4. Amado LL, Garcia ML, Ramos PB, Freitas RF, Zafalon B, Ferreira JL, Yunes JS, Monserrat JM (2009) A method to measure total antioxidant capacity against peroxyl radicals in aquatic organisms: application to evaluate microcystins toxicity. Sci Total Environ 407:2115–2123CrossRefGoogle Scholar
  5. Amar EC, Kiron V, Satoh S, Watanabe T (2001) Influence of various dietary synthetic carotenoids on bio-defence mechanisms in rainbow trout, Oncorhynchus mykiss (Walbaum). Aquac Res 32:162–173CrossRefGoogle Scholar
  6. American Public Health Association (APHA) (2005) Standard methods for the examination of water and wastewater, 21st edn. APHA, WashingtonGoogle Scholar
  7. AOAC (Association of Official Analytical Chemists) (2000) Official methods of analysis of the AOAC, 16th edn. AOAC international, WashingtonGoogle Scholar
  8. Belay A (2002) The potential application of Spirulina (Arthrospira) as a nutritional and therapeutic supplement in health management. JANA 5:26–48Google Scholar
  9. Belay A (2008) Spirulina (Arthrospira): production and quality assurance. In: Gershwin ME, Belay A (eds) Spirulina in human nutrition and health. CRC Press, Boca Raton, pp 1–25Google Scholar
  10. Benderschneider K, Robinson RJ (1983) A new spectrophotometric method for determination of nitrate in seawater. J Mar Res 1:69–87Google Scholar
  11. Bermejo P, Piñero E, Villar ÁM (2008) Iron-chelating ability and antioxidant properties of phycocyanin isolated from a protean extract of Spirulina platensis. Food Chem 110:436–445CrossRefGoogle Scholar
  12. Biswal S (2014) Oxidative stress and astaxanthin: the novel supernutrient carotenoid. Inter J Health Allied Sci 3:147CrossRefGoogle Scholar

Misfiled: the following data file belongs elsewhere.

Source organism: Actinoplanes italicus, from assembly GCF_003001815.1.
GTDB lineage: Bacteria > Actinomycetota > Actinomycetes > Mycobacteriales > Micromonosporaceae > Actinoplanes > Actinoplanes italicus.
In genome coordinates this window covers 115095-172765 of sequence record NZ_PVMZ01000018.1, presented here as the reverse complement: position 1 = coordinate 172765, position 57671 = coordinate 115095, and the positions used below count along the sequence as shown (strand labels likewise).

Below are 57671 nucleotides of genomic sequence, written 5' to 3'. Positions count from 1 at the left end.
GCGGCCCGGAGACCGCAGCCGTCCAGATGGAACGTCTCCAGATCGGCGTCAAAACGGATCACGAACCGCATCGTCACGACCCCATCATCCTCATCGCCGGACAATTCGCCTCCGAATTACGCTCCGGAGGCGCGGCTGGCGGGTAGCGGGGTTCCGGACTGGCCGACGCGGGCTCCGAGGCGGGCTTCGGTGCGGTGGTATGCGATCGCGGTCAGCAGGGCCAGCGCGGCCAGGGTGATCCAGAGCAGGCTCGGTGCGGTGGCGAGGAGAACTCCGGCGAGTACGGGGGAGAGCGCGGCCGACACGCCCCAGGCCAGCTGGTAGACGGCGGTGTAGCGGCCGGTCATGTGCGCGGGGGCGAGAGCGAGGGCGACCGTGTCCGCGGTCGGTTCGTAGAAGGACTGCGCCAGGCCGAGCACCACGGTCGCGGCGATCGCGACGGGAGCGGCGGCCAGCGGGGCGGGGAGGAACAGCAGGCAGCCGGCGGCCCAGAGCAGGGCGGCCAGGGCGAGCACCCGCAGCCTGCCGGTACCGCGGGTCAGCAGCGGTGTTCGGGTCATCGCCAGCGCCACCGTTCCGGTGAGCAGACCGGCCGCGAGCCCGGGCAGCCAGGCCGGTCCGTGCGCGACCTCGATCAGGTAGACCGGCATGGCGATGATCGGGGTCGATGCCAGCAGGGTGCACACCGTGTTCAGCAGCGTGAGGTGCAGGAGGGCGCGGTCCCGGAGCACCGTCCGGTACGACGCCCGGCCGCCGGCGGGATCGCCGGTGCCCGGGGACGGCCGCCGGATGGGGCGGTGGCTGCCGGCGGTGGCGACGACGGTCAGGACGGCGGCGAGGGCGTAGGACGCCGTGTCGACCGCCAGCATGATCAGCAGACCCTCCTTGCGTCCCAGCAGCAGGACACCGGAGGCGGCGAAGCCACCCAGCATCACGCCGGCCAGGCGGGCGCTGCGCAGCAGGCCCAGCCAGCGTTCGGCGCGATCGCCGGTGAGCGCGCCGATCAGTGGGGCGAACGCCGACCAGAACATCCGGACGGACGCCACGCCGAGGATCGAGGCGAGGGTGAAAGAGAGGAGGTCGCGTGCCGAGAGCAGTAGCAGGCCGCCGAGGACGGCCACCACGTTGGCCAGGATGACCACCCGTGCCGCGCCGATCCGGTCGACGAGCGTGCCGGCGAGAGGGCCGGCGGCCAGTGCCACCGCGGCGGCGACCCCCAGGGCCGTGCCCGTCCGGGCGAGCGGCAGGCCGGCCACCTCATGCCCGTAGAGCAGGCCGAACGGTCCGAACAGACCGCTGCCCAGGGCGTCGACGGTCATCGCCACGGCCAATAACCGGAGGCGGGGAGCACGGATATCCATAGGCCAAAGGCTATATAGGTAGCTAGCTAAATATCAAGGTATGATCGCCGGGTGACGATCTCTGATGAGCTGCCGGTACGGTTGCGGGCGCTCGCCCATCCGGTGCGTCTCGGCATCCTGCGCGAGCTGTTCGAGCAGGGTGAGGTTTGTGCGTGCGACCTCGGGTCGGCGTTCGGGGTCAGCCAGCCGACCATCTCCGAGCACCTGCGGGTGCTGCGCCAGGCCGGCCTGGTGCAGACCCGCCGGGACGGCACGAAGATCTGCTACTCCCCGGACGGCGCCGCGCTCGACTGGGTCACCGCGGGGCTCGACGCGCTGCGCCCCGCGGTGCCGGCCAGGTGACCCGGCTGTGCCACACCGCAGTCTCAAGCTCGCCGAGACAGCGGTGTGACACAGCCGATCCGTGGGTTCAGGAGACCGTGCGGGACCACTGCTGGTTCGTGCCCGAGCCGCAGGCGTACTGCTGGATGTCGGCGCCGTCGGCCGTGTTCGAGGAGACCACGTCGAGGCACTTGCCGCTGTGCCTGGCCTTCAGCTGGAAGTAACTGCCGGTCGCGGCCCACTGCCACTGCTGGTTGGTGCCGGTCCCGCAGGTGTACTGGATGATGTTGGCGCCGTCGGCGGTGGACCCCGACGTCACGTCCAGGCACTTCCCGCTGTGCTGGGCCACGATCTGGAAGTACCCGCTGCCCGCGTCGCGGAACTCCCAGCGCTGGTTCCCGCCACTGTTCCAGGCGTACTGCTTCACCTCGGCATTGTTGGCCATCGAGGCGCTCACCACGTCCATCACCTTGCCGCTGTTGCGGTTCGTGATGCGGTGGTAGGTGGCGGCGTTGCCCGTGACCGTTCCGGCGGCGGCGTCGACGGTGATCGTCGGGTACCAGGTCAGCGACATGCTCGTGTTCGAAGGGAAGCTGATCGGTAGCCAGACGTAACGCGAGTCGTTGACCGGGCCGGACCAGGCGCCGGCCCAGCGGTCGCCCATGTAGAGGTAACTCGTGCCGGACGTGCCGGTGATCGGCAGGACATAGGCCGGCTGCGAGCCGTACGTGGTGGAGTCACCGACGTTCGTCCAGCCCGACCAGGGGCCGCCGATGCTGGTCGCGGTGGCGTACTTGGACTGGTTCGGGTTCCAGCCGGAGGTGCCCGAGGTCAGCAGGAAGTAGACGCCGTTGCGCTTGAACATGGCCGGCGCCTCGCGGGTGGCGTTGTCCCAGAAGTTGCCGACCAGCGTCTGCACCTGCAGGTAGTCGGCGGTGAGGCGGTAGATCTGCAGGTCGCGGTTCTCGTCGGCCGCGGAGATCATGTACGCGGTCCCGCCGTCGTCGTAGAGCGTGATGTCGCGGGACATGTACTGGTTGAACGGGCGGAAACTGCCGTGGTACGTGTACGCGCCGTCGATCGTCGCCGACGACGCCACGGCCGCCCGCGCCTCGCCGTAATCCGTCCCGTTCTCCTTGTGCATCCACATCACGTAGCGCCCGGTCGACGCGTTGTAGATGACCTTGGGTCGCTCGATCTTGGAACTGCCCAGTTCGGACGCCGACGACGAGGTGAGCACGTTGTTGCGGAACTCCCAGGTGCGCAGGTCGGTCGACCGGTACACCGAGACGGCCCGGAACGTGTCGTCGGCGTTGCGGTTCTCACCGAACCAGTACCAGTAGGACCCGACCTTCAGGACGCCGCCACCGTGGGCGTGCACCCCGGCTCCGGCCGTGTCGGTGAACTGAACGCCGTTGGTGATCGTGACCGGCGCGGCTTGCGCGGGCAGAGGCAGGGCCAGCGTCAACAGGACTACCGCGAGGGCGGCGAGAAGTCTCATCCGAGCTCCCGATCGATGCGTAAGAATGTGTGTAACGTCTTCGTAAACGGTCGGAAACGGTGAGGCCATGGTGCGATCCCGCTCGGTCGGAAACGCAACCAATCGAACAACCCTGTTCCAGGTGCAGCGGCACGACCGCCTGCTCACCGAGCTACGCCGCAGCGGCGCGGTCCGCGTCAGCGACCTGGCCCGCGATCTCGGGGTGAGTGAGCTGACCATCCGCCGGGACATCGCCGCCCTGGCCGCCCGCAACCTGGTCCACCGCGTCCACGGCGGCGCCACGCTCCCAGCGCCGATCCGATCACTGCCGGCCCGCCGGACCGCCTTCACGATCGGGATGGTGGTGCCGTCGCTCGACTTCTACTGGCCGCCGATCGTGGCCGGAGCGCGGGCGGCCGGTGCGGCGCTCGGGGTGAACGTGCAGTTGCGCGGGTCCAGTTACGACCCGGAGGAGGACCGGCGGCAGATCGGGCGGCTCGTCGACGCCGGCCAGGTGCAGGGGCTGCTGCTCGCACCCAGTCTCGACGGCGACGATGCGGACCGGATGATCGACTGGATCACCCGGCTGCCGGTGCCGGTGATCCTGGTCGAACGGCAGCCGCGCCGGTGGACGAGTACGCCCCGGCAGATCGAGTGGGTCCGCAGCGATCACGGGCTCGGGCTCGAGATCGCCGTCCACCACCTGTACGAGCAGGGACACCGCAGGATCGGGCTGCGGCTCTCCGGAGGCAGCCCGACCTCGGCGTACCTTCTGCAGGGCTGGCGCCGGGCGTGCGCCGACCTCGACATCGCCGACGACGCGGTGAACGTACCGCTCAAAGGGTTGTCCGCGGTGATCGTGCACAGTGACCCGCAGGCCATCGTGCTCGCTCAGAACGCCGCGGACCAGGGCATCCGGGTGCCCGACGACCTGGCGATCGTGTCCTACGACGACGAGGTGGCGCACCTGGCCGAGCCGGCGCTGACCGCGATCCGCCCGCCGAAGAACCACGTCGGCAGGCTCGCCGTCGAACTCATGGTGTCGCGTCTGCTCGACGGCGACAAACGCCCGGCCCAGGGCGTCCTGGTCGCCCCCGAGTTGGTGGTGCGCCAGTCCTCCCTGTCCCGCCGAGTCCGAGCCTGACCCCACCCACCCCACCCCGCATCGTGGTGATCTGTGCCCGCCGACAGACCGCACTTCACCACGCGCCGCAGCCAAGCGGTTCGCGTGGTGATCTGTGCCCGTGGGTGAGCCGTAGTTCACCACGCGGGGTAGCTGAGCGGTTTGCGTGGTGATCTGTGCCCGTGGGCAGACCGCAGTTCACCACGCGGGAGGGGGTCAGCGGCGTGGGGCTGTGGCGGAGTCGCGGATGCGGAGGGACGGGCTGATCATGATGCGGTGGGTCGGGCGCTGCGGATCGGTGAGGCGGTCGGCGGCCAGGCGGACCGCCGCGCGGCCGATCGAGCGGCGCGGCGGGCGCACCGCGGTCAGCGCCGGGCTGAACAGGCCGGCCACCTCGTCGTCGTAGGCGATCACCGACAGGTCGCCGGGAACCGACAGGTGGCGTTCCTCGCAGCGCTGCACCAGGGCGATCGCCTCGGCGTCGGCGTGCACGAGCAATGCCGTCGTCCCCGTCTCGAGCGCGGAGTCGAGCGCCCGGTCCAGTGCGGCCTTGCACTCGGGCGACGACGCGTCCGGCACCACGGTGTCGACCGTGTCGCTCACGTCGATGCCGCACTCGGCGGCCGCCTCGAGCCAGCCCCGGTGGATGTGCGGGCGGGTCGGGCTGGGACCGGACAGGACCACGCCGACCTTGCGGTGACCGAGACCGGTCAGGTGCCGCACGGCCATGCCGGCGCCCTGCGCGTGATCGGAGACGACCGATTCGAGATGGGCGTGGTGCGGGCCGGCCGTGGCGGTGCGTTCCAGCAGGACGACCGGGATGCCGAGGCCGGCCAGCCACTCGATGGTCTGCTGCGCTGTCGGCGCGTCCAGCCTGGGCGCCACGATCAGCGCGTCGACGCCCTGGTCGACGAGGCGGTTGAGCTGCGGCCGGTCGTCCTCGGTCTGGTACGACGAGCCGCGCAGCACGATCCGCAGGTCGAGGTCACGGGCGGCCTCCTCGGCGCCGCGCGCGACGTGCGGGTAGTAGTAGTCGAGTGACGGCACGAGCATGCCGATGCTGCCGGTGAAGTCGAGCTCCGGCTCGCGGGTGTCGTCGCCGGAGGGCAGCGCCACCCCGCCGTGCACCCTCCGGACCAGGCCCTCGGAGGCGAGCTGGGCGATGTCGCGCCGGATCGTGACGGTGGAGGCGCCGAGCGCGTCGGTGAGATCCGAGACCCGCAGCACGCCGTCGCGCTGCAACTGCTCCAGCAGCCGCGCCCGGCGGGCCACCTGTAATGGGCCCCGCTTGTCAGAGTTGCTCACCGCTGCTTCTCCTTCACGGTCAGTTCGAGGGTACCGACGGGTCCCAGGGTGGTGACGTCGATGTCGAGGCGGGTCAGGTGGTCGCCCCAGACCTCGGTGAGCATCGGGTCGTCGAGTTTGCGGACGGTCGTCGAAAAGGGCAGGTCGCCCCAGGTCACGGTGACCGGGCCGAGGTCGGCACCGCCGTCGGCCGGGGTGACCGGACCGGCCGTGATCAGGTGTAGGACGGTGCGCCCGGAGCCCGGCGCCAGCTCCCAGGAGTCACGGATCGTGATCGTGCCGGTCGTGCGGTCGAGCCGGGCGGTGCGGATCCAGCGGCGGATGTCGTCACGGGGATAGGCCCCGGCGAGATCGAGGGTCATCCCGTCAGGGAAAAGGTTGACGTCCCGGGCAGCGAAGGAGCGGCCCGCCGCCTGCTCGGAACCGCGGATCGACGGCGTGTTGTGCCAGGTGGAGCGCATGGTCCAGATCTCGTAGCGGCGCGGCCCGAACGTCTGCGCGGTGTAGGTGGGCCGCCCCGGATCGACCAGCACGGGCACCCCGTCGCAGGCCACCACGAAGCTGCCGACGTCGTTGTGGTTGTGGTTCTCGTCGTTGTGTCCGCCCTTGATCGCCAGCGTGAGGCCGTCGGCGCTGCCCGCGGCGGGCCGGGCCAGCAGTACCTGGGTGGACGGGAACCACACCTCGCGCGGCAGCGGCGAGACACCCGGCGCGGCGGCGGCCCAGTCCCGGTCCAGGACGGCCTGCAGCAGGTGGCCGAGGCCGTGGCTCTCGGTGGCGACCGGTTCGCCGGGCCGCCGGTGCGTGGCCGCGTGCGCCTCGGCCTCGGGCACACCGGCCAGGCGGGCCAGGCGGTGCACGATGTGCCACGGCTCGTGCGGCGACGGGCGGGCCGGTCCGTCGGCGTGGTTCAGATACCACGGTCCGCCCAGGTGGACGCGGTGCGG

13. Braz SR, Silva IO, Tesser MB, Sampaio LA, Rodrigues RV (2017) Benzocaína, MS-222, Eugenol e Mentol como anestésicos para juvenis de tainha Mugil liza. Bol Inst Pesca 43:605–613CrossRefGoogle Scholar
  14. Britton G (1995) Structure and properties of carotenoids in relation to function. FASEB J 9:1551–1558CrossRefGoogle Scholar
  15. Careri M, Furlattini L, Mangia A, Musc M, Anklam E, Theobald A, von Holst C (2001) Supercritical fluid extraction for liquid chromatographic determination of carotenoids in Spirulina pacifica algae: a chemometric approach. J Chromatogr A 912:61–71CrossRefGoogle Scholar
  16. Carvalho C, Bianchini A, Tesser MB, Sampaio LA (2010) The effect of protein levels on growth, postprandial excretion and tryptic activity of juvenile mullet Mugil platanus (Günther). Aquac Res 41:511–518CrossRefGoogle Scholar
  17. Chaiklahan R, Chirasuwan N, Bunnag B (2012) Stability of phycocyanin extracted from Spirulina sp.: influence of temperature, pH and preservatives. Process Biochem 47:659–664CrossRefGoogle Scholar
  18. Chen H-W, Yang T-S, Chen M-J, Chang Y-C, Wang EIC, Ho C-L, Lai Y-J, Yu C-C, Chou J-C, Chao LK-P, Liao P-C (2014) Purification and immunomodulating activity of C-phycocyanin from Spirulina platensis cultured using power plant flue gas. Process Biochem 49:1337–1344CrossRefGoogle Scholar
  19. Chew BP, Jean SP (2004) Carotenoid action on the immune response. J Nutr 134:257S–261SCrossRefGoogle Scholar